Finally, we don’t tacitly or explicitly encourage them to ignore or villainize people who don’t agree with them. Instead, we inspire them to seek out tough challenges with alternate approaches and let the strength or weakness of their proposals play out for themselves. To do this, we train them with the mediation and arbitration skills that help root out the real source of impasse which, at the local and regional level, is very unlikely to be a desire to advance political dogma.

Thanks to the corresponding vocational training provided by their self-guided programmatic work, our scholars’ policy strategies, solutions and other activities aren’t created in a theoretical vacuum. They learn to plan, prepare, produce and deliver highly targeted policy research for every stage of the policy cycle and for a wide variety of audiences and uses.

They also learn to align products and other activities more deliberately with strategic and programmatic goals and existing resources; to collaborate more effectively across departments and disciplines; and to grow their policy work proactively and strategically.

Unlike many traditional think tanks, we specialize in cures–not bandaids. And preventative treatment. Our scholars are trained to view failure tolerance as a necessary and instructive part of the policymaking process. When new data is presented, they learn to quickly aggregate and synthesize, determine successes and failures without ego, and adjust future policy and processes accordingly.

Our graduates won’t go out into the world afraid to admit mistakes. Because they’ll be uniquely trained–and eager–to fix them.

Thanks to their work directly with the community, instead of reading textbooks with sample data, they’ll collect real, ground-level data our trainers, researchers and mentors will teach them how to use to identify unique, emerging and more immediate policy priorities, and tailor activities and products to real people and the daily issues they face.

This portion of the fellowship will be led by WMPC’s president and supported by a host of diversely representative practitioners, subject matter experts, researchers and publications professionals. Fellows will also benefit from our proximity to the Five College consortium and its vast network of resources as they learn to more seamlessly integrate theory with practice. 

Partnership & Coalition-Building

Two people talking about Legislative Affairs at the policy school at the Western Massachusetts Policy Center

For those without the exclusive access and resources that accompany extreme privilege, the best way to amplify our voices and strengthen our impact is to join forces, coordinate efforts and support each other in whatever ways we can.

To do this, the most competent policy scholars must learn to identify, develop, maintain and grow a robust network of partners, supporters, collaborators and adjacent organizations of all kinds. These relationships help us:

  • more accurately aggregate need
  • devise holistic and interdisciplinary best practices and solutions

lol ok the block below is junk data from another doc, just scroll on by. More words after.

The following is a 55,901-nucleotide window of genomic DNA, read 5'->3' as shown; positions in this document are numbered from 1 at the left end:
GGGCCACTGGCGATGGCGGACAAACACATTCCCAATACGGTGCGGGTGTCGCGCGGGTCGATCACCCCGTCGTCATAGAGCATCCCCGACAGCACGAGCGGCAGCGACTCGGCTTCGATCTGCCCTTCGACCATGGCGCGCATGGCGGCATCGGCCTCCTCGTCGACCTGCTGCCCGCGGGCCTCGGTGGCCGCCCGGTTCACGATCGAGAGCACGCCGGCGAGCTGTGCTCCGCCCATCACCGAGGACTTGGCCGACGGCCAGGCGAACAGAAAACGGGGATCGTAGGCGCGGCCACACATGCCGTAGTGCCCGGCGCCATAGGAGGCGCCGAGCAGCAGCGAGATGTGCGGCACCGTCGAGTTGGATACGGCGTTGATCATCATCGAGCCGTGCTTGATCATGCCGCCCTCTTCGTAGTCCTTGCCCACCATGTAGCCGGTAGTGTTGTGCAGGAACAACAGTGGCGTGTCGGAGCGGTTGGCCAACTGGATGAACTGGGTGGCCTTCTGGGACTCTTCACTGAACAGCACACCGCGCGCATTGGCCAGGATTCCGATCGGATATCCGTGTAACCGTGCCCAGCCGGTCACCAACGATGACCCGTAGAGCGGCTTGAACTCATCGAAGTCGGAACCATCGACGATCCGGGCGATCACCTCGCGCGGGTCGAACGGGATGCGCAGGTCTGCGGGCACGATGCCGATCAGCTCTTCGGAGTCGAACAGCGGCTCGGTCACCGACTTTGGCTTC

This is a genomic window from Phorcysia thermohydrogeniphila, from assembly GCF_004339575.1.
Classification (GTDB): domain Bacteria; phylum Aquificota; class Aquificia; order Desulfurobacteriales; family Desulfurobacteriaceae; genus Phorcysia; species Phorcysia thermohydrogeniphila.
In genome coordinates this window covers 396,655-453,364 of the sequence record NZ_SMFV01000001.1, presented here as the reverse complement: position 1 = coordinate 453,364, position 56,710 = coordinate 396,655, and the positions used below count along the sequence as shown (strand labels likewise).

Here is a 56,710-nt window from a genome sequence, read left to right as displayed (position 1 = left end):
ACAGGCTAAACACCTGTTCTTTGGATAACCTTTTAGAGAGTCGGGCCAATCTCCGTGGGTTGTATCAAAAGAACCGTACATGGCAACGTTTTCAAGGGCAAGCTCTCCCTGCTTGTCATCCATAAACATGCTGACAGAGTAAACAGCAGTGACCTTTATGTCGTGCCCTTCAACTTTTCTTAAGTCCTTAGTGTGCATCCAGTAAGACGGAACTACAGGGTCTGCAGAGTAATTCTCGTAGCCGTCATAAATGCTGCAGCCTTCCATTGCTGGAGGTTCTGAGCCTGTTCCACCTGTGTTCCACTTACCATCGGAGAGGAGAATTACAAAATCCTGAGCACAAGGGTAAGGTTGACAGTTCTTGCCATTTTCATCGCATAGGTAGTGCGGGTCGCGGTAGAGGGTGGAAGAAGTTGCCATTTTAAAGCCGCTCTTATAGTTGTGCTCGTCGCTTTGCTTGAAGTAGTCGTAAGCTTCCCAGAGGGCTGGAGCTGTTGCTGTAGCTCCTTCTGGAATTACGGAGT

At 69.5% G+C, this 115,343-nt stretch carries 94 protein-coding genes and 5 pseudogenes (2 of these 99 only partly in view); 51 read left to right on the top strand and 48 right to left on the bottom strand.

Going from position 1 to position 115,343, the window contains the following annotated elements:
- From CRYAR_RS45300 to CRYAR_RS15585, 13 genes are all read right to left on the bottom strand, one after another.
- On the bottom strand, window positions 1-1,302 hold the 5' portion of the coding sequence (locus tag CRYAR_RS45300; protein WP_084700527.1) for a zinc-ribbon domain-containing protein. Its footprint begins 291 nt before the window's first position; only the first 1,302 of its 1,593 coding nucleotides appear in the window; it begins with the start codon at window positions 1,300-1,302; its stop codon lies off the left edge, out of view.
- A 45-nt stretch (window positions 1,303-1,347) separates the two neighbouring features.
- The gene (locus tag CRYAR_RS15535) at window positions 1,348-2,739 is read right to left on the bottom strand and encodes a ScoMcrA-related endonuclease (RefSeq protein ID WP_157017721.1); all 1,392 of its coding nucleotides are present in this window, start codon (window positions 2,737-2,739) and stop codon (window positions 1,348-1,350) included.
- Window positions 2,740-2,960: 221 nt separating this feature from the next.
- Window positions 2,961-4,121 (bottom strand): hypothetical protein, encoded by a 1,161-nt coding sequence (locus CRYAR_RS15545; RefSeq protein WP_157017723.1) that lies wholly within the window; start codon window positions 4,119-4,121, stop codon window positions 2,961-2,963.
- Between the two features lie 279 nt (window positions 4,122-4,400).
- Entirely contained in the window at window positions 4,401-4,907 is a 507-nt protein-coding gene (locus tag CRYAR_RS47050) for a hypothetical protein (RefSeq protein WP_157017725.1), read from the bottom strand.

• connect people with services and systems
  • access and amplify the soundest, best available data for others to use
  • identify data we haven’t yet collected.

Unfortunately, the realities of funding, politics, positions and even personalities make it hard to establish and make coalitions and partnerships operational. As a result, many that would have been uniquely impactful flounder or die on the vine.

To address this, the classroom portion of the Partnership & Coalition-Building rotation will teach WMPC fellows how to apply organizational best practices in the context of policy coalitions. Specifically, they learn to identify and vet the most promising opportunities and then to structure and maintain the processes required to:

  • set clear goals
  • flesh out decision-making parameters
  • establish roles & responsibilities
  • operationalize their activities.

The class is facilitated by scholar-practitioners who have used these strategies in contexts like nonprofit leadership, research production and community organizing.

At the same time, vocational training is provided in this area by WMPC’s think tank operations. Our direct engagement with individuals and groups in Western Mass provides the mechanism for identification, outreach and continued relationship building with partners.

The programmatic work our scholars will undertake as part of their policy training provides natural opportunities to work together with partners on products, events, education and outreach.

Fellows will also have access to our entire network of board and advisory committee members. This provides them with the kind of useful context only practitioners can provide. It also democratizes the privilege of otherwise exclusive access that traditional scholars enjoy.

At the same time, the people they meet and organizations they engage with will grow and strengthen each scholar’s own professional network–not only in their field of choice, but in a broad range of related ones. This guarantees they’ll have more opportunity for competitive employment and advancement once the fellowship is complete.

WMPC is also fortunate because the concentration of colleges, universities, and technical and trade schools throughout Western Massachusetts gives our fellows direct access to subject matter experts, mentors, research and other resources.

This establishes WMPC as a hub and places our scholars at the center by teaching them to connect people with resources through deep and enduring reciprocal relationships.

Support the next generation of policy scholars.

Contribute to our inaugural cohort of three policy fellows to begin in 2024.